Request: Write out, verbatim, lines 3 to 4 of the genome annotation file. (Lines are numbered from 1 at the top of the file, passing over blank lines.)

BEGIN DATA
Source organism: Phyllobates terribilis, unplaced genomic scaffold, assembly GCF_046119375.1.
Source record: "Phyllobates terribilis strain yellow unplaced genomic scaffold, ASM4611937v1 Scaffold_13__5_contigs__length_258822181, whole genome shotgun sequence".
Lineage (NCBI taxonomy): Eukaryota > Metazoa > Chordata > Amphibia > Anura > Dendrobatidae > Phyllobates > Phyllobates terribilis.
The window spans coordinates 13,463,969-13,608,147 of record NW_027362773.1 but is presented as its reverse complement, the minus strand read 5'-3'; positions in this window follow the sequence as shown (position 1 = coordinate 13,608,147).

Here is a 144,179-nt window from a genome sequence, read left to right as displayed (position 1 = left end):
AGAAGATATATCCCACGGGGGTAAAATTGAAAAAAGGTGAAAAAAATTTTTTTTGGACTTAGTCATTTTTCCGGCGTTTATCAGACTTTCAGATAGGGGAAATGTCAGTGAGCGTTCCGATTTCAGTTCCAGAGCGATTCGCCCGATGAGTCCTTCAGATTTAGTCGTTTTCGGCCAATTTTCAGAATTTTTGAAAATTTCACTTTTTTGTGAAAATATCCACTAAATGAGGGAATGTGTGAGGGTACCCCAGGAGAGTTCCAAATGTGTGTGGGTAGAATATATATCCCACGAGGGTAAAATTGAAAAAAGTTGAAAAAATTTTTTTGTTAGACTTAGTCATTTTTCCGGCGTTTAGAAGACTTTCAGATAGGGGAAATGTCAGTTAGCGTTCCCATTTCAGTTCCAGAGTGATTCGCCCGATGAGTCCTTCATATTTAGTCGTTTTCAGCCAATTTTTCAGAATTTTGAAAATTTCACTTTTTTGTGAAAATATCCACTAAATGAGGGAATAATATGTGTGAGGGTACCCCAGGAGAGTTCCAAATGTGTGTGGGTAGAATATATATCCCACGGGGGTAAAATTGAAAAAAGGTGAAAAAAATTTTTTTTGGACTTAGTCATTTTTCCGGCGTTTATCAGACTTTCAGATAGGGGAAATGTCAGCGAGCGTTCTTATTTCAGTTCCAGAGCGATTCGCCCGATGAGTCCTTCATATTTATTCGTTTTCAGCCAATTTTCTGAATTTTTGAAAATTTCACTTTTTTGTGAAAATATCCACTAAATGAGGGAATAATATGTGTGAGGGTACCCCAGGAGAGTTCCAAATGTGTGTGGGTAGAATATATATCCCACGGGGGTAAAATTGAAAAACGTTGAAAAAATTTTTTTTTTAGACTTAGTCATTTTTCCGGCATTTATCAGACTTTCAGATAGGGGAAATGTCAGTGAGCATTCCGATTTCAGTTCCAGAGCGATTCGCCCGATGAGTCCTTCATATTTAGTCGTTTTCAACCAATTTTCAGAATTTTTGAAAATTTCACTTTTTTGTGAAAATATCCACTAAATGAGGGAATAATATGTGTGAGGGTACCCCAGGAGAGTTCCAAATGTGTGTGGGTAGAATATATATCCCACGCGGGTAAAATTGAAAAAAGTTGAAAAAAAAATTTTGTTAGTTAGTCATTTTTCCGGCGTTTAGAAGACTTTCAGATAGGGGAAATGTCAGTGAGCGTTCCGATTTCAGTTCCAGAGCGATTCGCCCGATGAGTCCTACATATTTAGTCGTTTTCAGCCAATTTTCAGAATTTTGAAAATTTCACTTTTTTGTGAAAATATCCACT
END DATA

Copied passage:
Lineage (NCBI taxonomy): Eukaryota > Metazoa > Chordata > Amphibia > Anura > Dendrobatidae > Phyllobates > Phyllobates terribilis.
The window spans coordinates 13,463,969-13,608,147 of record NW_027362773.1 but is presented as its reverse complement, the minus strand read 5'-3'; positions in this window follow the sequence as shown (position 1 = coordinate 13,608,147).